It would be well into my late teens before I actually admitted how much I liked spending my childhood getting dragged to every airshow and historic site east of the Mississippi. My dad was and is in love with the sky, with how airplanes work, with getting people where they need to go. So much so, I’ve secretly often wondered if I was named after the Allison engine.
From the control tower at the airport where my dad worked, he’d show me the diagrams of planes landing and taking off, the weather radar and lightning strike monitor. We’d look for our house with binoculars and never be able to find it, perhaps because its hard to see your house when you’re standing in your home. He took me to more airshows than I can count. I’ve climbed through the cockpits of so many World War II aircraft, I can’t identify one from the other. Our trips to the Air and Space Museum in DC bored me to tears after the 15th time, but I loved watching how excited he got when we discovered an engine in the museum belonged to the same plane he owned the propeller to. He built balsa wood airplanes with that we’d play with in the front yard, and when they fell to pieces he’d get out the glue and teach me to try again.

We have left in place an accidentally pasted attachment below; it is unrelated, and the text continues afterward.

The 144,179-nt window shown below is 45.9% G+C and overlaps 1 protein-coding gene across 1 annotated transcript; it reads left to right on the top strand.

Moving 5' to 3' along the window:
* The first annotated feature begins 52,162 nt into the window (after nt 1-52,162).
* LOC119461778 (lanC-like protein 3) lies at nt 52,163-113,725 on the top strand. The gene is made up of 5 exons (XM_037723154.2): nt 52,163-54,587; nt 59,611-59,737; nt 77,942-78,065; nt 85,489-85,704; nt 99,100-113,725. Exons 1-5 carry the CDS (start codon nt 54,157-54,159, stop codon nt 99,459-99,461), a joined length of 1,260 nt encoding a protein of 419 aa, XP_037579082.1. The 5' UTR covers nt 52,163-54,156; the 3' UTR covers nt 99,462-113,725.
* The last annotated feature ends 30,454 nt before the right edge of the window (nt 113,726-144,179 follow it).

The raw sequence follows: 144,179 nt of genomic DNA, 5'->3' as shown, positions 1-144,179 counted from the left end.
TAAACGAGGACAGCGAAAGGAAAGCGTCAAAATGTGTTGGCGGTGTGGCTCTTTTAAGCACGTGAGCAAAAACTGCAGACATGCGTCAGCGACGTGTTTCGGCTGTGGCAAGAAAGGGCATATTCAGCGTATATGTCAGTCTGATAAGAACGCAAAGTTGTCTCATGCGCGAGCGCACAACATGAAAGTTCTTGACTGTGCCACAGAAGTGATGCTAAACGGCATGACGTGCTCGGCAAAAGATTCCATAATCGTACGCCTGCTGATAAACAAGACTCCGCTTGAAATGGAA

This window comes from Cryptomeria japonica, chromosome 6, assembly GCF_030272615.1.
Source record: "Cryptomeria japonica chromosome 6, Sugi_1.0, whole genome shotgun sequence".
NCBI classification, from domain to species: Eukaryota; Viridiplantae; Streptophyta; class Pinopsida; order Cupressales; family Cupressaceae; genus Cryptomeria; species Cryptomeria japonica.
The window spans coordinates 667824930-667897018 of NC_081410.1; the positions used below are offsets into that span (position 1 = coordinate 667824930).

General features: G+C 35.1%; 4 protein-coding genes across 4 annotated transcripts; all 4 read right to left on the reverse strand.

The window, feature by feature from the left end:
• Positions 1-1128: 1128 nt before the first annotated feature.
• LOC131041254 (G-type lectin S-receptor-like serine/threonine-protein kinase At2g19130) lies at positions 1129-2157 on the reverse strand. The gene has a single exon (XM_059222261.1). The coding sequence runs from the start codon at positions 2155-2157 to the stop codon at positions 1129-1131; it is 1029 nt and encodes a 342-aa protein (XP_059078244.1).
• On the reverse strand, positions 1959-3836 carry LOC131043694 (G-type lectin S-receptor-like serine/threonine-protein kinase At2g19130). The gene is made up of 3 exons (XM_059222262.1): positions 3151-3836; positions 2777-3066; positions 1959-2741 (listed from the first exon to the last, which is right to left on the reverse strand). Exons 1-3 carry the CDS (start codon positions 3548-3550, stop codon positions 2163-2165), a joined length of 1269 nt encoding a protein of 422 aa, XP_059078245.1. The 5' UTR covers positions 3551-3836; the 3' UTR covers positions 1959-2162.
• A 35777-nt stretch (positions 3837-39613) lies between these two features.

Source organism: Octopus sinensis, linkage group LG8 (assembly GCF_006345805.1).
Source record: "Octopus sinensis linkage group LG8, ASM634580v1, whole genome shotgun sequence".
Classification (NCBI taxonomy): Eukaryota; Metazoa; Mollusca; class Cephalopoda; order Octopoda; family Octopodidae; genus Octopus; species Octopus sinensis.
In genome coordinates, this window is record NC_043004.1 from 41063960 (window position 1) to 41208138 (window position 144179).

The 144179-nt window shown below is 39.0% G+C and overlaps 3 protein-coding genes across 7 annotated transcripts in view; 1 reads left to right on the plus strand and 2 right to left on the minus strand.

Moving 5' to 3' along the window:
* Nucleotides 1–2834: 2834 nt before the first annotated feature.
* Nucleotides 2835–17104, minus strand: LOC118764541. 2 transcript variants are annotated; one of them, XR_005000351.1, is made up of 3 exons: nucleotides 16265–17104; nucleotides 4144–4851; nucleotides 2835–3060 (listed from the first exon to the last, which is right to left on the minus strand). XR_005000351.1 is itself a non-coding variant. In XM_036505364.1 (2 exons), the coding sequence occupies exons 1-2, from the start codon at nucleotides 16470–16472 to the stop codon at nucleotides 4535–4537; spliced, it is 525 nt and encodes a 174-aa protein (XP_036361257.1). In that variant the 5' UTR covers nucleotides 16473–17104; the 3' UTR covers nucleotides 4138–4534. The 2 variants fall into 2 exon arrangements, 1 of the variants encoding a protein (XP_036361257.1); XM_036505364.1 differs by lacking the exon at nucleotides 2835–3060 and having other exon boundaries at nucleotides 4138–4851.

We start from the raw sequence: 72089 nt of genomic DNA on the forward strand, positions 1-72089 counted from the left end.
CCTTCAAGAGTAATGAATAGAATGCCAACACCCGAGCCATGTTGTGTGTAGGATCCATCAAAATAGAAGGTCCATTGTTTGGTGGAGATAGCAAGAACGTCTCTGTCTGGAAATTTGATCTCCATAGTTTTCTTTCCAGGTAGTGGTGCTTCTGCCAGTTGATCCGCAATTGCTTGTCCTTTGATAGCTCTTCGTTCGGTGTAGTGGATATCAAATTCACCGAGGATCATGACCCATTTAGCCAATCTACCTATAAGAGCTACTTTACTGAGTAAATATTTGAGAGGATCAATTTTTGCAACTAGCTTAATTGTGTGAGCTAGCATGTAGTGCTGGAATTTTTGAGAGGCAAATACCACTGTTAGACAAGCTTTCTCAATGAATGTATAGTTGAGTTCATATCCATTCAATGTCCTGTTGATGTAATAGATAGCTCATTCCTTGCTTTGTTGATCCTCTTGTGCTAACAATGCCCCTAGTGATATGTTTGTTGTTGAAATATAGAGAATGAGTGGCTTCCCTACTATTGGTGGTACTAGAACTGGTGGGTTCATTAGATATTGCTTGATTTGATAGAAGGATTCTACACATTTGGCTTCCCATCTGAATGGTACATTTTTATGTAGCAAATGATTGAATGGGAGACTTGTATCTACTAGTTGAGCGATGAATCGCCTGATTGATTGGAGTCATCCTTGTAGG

We traveled all over the country as a family, learning new things by experiencing instead of in books.
Whether or not it was intentional, every museum trip and airplane documentary on the history channel made me fall madly in love with the sky as well. When I told my parents, after an airshow, that I wanted to be a stunt pilot when I grew up, they started researching flight classes for kids. Sometimes, I think it would have been less dangerous than the technology industry I work in now.
He is patient and kind and full of the worst jokes you’ve ever heard. He taught me to do everything with pride and work hard and that your family always comes first. He tried to teach me algebra, but that didn’t work out so well. He taught me how to build a campfire and the words to every Irish drinking song he knew. He went on all our school field trips, got me ready for school and let me wear whatever I wanted, and tried to tackle my wild curly hair each morning. He was even an honorary Girl Scout.
Happy Father’s Day to the man who gave me my wings, taught me to fly, and let me go.